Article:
We can't talk about Kylie Jenner's $900 million worth without talking about privilege.

Newsflash: Kylie Jenner is really, really wealthy.

Forbes just estimated her total worth, conservatively, at $900 million.

Most of that wealth comes from the 20-year-old's young cosmetics brand, Kylie Cosmetics, which Forbes (again, conservatively) valued at $800 million. Her astonishing wealth landed Jenner a place on Forbes' 2018 list of America’s Richest Self-Made Women.


Photo by Frazer Harrison/Getty Images.

"Another year of growth will make her the youngest self-made billionaire ever, male or female," the outlet reported, noting she'll have edged out Facebook founder Mark Zuckerberg (who became a billionaire at age 23) by two birthdays.

But Jenner's isn't exactly a rags-to-riches story. The youngest child in the Kardashian-Jenner crew was already starring in her family's reality TV series and swimming in endorsement deal cash before her 18th birthday. If your zip code does, in fact, decide your destiny, Jenner's Calabasas, California, upbringing has paved the way to a life of luxury.

It's easy to understand why Forbes' "self-made" distinction raised plenty of eyebrows.

"Calling Kylie Jenner self-made without acknowledging anywhere the incredible head start she had is what allows people to turn around and look at poor people and ask them why they haven't become billionaires yet," read one viral tweet that's amassed over 280,000 likes as of this writing.

The backlash was swift (and, at times, kind of funny).

Image via Gulab Jamun/Twitter.

Disgruntled readers even pushed Forbes to note that the publication "fully acknowledges that within the term 'self-made' there are many who are more self-made than others," a spokesperson noted to CNN. A glimpse through the full list of women — on which Jenner ranked amongst the likes of Oprah Winfrey, Sheryl Sandberg, and Taylor Swift — further illustrates that point.

In peak internet form, however, then there was a backlash to the backlash.

Some argued the "self-made" distinction is fair, while others justifiably suggested the intense backlash was over-the-top and sexist.

Image via Alexandra Talty/Twitter.

Even Dictionary.com threw in its two cents on the matter, clarifying on Twitter that "self-made means having succeeded in life unaided."

Image via Dictionary.com/Twitter.

Intentional or not, Dictionary.com's input further stirred the pot, with outlets like People magazine quipping, "Dictionary.com Shades Kylie Jenner After Forbes Calls Her a 'Self-Made' Almost Billionaire."

As all things internet tend to do, the conversation snowballed into a sour, divisive, and oversimplified water cooler debate.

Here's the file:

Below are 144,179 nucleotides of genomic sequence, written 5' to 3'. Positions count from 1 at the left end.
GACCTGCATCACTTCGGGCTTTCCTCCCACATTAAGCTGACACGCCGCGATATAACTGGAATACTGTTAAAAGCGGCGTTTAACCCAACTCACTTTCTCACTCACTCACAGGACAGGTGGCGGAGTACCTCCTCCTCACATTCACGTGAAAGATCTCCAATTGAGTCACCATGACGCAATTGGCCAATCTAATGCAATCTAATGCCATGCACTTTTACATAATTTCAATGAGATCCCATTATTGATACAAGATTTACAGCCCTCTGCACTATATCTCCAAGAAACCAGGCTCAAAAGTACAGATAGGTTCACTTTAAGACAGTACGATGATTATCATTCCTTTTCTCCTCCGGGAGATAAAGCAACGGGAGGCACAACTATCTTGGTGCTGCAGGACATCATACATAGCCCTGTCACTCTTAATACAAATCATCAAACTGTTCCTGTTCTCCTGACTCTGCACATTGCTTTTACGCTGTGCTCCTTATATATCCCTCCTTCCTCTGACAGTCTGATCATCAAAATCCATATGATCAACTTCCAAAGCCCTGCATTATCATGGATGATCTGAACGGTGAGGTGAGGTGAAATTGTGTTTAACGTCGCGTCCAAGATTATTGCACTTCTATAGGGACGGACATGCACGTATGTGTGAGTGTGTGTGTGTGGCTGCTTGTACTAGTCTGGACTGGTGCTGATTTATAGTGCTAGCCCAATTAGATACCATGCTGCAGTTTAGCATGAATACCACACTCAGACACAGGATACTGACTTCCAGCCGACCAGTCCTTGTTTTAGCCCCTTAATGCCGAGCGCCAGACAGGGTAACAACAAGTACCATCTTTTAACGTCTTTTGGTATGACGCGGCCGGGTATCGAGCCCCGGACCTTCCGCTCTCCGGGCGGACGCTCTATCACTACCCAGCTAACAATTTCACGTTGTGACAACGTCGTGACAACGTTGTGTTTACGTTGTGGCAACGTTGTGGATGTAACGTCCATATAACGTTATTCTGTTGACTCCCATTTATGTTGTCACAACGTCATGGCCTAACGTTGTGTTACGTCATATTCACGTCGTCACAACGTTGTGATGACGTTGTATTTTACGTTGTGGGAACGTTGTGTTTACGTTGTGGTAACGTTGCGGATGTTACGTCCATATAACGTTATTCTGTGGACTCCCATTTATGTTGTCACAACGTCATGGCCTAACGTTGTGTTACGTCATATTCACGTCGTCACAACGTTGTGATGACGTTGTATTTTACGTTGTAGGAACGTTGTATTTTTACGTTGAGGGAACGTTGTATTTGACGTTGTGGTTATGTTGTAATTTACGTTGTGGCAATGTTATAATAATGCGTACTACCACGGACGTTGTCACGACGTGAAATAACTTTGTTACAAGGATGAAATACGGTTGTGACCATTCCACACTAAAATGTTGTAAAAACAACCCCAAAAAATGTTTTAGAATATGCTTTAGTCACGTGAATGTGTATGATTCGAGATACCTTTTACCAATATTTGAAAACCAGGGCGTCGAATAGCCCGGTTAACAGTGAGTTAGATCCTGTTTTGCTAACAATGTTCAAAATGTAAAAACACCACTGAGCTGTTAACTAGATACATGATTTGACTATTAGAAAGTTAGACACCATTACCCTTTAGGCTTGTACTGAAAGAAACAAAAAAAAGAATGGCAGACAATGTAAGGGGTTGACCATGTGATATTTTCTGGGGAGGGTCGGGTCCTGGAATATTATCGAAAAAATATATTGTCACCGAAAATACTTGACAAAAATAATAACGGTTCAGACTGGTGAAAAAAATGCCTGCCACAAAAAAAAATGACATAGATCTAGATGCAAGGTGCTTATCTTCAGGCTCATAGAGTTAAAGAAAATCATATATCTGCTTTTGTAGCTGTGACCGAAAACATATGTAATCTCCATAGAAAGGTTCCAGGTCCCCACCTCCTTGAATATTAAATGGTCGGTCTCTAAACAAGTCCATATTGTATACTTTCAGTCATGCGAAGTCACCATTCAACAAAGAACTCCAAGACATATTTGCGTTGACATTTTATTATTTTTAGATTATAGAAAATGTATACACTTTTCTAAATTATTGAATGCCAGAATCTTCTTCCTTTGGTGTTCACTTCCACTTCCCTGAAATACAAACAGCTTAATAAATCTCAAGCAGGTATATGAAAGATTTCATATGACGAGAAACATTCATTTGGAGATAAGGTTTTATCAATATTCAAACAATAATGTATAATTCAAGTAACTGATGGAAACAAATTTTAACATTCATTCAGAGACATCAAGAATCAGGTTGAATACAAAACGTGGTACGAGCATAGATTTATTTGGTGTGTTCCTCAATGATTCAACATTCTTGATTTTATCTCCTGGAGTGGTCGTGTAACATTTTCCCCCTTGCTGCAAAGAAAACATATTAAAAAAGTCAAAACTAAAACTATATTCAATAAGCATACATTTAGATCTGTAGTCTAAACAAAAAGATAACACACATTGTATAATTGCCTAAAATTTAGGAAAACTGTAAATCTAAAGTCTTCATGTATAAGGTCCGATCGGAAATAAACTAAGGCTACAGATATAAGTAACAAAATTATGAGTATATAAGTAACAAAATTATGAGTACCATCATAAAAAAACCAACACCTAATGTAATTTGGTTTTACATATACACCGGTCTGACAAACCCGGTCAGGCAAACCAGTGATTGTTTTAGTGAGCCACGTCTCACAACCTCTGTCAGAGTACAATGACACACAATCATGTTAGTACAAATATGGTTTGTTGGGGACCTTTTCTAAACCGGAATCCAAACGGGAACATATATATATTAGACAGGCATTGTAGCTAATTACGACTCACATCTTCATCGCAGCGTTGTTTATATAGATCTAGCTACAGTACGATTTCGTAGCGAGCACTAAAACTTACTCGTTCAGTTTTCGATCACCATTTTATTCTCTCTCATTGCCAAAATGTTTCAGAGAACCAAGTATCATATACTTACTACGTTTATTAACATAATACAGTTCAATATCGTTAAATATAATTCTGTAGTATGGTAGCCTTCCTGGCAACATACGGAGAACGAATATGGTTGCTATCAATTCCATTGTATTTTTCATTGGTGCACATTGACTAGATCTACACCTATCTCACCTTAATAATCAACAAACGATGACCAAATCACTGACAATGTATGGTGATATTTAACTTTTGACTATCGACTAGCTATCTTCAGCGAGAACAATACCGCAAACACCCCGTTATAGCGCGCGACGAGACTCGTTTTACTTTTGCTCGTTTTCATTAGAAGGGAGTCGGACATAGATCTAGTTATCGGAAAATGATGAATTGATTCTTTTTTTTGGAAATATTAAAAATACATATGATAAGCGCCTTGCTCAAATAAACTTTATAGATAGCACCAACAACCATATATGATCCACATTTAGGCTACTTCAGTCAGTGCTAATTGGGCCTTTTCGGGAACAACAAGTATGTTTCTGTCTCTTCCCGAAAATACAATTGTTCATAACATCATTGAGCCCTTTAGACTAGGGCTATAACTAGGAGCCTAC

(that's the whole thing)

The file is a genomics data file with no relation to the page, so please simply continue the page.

But then Roxane Gay chimed in.

And in under 280 characters, the acclaimed author gave some much needed perspective. "It is not shade to point out that Kylie Jenner isn't self-made," she wrote on Twitter. "She grew up in a wealthy, famous family. Her success is commendable, but it comes by virtue of her privilege."

Image via Roxane Gay/Twitter.

"Words have meanings," she concluded. "And it behooves a dictionary to remind us of that."

Gay's tempered response touched on an important point.

Privilege — whether it comes down to skin color, sexual orientation, gender, ability, or money — doesn't mean a person hasn't worked hard or faces no hurdles, as Gay suggested in noting Jenner's "commendable" success. But privilege does mean a person's benefited from a system that — in some way, shape, or form — gives them a leg up.

Or, in Jenner's case, many millions of legs up.

Jenner may be a hardworking, business-savvy entrepreneur, but she's also benefitted from an incredible amount of privilege that's served as the springboard to her status as an almost-billionaire. Both things can be true at once.

And acknowledging that privilege isn't "throwing shade" or "lambasting" Jenner — it's simply recognizing that maybe "self-made" isn't the most accurate term to describe her wealth.

Words matter, after all.

Image via Dictionary.com/Twitter.

Photo by Daniel Schludi on Unsplash
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The global eradication of smallpox in 1980 is one of international public health's greatest successes. But in 1966, seven years after the World Health Organization announced a plan to rid the world of the disease, smallpox was still widespread. The culprits? A lack of funds, personnel and vaccine supply.

Meanwhile, outbreaks across South America, Africa, and Asia continued, as the highly contagious virus continued to kill three out of every 10 people who caught it, while leaving many survivors disfigured. It took a renewed commitment of resources from wealthy nations to fulfill the promise made in 1959.